Attila (fl. circa 406–453), frequently called Attila the Hun, was the ruler of the Huns from 434 until his death in March 453.
The Österreichische Galerie Belvedere is a museum housed in the Belvedere palace, in Vienna, Austria.
Bamberg is a town in Upper Franconia, Germany, on the river Regnitz close to its confluence with the river Main.
Basarab III cel Bătrân ("the Old"), also known as Laiotă Basarab or Basarab Laiotă, was Voivode of the principality of Wallachia in the 1470s, repeating the achievement of Dan II in being elected by the boyars as Voivode on five different occasions.
The Second Battle of Kosovo (Hungarian: második rigómezei csata, Turkish: İkinci Kosova Savaşı) (17–20 October 1448) was a land battle between a Hungarian-led Crusader army and the Ottoman Empire at Kosovo Polje.
The Battle of Valea Albă or Battle of Războieni or Battle of Akdere was an important event in the medieval history of Moldavia.
The Bărăgan Plain (Câmpia Bărăganului) is a steppe plain in south-eastern Romania.
The Belvedere is a historic building complex in Vienna, Austria, consisting of two Baroque palaces (the Upper and Lower Belvedere), the Orangery, and the Palace Stables.
Bogdan II was a prince of Moldavia from 1449 to 1451.
The boyars of Wallachia and Moldavia were the nobility of the Danubian Principalities of Wallachia and Moldavia.
Brașov (Corona, Kronstadt, Transylvanian Saxon: Kruhnen, Brassó) is a city in Romania and the administrative centre of Brașov County.
Abraham "Bram" Stoker (8 November 1847 – 20 April 1912) was an Irish author, best known today for his 1897 Gothic novel Dracula.
Brăila (Βράιλα; Turkish: İbrail) is a city in Muntenia, eastern Romania, a port on the Danube and the capital of Brăila County.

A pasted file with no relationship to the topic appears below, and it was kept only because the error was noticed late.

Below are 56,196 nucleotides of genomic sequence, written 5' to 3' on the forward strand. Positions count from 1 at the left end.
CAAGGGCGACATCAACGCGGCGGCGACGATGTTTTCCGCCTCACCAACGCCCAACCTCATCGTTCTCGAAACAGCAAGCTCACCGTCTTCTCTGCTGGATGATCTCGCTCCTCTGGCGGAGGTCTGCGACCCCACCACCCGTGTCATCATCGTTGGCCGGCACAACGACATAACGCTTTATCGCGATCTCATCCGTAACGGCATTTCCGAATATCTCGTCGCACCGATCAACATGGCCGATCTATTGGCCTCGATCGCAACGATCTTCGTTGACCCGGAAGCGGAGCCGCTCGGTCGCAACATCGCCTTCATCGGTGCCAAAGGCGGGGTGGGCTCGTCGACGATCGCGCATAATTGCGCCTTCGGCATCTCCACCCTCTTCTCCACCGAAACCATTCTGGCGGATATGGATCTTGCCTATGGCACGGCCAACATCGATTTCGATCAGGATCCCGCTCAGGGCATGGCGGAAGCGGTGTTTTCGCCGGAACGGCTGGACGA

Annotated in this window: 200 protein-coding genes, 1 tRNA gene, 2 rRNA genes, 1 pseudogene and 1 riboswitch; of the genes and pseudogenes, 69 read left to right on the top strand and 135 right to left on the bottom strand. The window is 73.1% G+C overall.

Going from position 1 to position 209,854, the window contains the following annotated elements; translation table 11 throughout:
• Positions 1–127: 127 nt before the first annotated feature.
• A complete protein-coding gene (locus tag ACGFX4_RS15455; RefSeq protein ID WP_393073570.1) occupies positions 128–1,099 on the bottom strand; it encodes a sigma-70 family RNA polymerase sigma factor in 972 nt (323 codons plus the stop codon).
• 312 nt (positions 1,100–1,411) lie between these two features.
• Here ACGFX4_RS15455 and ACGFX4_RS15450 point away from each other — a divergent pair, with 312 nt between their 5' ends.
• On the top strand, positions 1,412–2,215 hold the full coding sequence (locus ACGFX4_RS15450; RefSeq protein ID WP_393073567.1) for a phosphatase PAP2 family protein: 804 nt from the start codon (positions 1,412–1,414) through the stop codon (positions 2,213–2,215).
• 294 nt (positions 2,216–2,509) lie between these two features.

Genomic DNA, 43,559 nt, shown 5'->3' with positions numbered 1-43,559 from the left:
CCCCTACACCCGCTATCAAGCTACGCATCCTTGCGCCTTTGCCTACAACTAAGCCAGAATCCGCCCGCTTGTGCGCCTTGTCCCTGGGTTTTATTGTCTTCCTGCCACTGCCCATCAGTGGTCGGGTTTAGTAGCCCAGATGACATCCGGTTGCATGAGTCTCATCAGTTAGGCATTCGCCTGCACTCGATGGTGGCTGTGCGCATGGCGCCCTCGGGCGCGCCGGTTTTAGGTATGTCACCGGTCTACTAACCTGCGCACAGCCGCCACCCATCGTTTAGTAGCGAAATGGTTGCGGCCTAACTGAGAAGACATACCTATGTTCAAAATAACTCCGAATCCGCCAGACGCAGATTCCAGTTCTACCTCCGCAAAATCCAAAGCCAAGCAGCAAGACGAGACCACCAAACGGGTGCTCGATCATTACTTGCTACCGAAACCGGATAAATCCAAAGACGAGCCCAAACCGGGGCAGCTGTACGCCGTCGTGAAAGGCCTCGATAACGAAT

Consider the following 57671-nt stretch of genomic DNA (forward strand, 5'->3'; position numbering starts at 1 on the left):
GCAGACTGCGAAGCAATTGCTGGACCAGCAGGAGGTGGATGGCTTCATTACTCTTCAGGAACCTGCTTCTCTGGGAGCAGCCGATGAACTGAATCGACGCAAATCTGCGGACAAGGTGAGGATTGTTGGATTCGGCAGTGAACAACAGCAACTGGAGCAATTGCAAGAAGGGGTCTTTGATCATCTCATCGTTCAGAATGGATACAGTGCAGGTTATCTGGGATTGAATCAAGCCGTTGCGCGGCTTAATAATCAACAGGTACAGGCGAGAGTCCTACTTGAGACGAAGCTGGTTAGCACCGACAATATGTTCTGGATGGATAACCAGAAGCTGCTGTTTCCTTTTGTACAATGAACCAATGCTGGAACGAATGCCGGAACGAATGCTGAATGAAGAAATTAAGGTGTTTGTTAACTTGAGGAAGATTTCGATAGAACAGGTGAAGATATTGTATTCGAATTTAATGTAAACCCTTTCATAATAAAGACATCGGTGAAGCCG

Buda was the ancient capital of the Kingdom of Hungary and since 1873 has been the western part of the Hungarian capital Budapest, on the west bank of the Danube.
Țara Bârsei or the Burzenland (Țara Bârsei; Barcaság) is a historic and ethnographic area in southeastern Transylvania, Romania with a mixed population of Romanians, Germans and Hungarians.
Caligula (Latin: Gaius Julius Caesar Augustus Germanicus; 31 August 12 – 24 January 41 AD) was Roman emperor from AD 37 to AD 41.
Calvary, or Golgotha (Biblical Greek Γολγοθᾶ Golgotha, traditionally interpreted as reflecting Syriac (Aramaic) golgolta, as it were Hebrew gulgōleṯ "skull" Strong's Concordance.), was, according to the Gospels, a site immediately outside Jerusalem's walls where Jesus was crucified.
Clara Dobokai (before 1330 – after 1370) was the second wife of Nicholas Alexander, Voivode of Wallachia.
A cognomen (Latin plural cognomina; from con- "together with" and (g)nomen "name") was the third name of a citizen of ancient Rome, under Roman naming conventions.
Comana Monastery (Mănăstirea Comana) is a Romanian Orthodox monastery in Comana, Giurgiu County, Romania.
Constantin C. Giurescu (26 October 1901 – 13 November 1977) was a Romanian historian, member of Romanian Academy, and professor at the University of Bucharest.
Count Dracula is the title character of Bram Stoker's 1897 gothic horror novel Dracula.
The Count of the Székelys (székelyispán, comes Sicolorum) was the leader of the Hungarian-speaking Székelys in Transylvania, in the medieval Kingdom of Hungary.
The Crusade of Varna was an unsuccessful military campaign mounted by several European monarchs to check the expansion of the Ottoman Empire into Central Europe, specifically the Balkans between 1443 and 1444.
Curtea Veche (the Old Princely Court) was built as a palace or residence during the rule of Vlad III Dracula in 1459.
Dan II (? – June 1, 1432) was a voivode of the principality of Wallachia, ruling an extraordinary five times, and succeeded four times by Radu II Chelul, his rival for the throne.
Dan the Younger (executed in April 1460) was a pretender to the throne of Wallachia from 1456 to 1460.
David Dilley Bannon (born David Wayne Dilley; April 22, 1963), nicknamed Race, is an American author and translator.
Deliberately causing death through the effects of combustion, or effects of exposure to extreme heat, has a long history as a form of capital punishment.
Dimitrie Bolintineanu (14 January 1819 (1825 according to some sources), Bolintin-Vale – 20 August 1872, Bucharest) was a Romanian poet, though he wrote in many other styles as well), diplomat, politician, and a participant in the revolution of 1848. He was of Macedonian Aromanian origins. His poems of nationalist overtone, fueled emotions during the unification of Wallachia and Moldavia.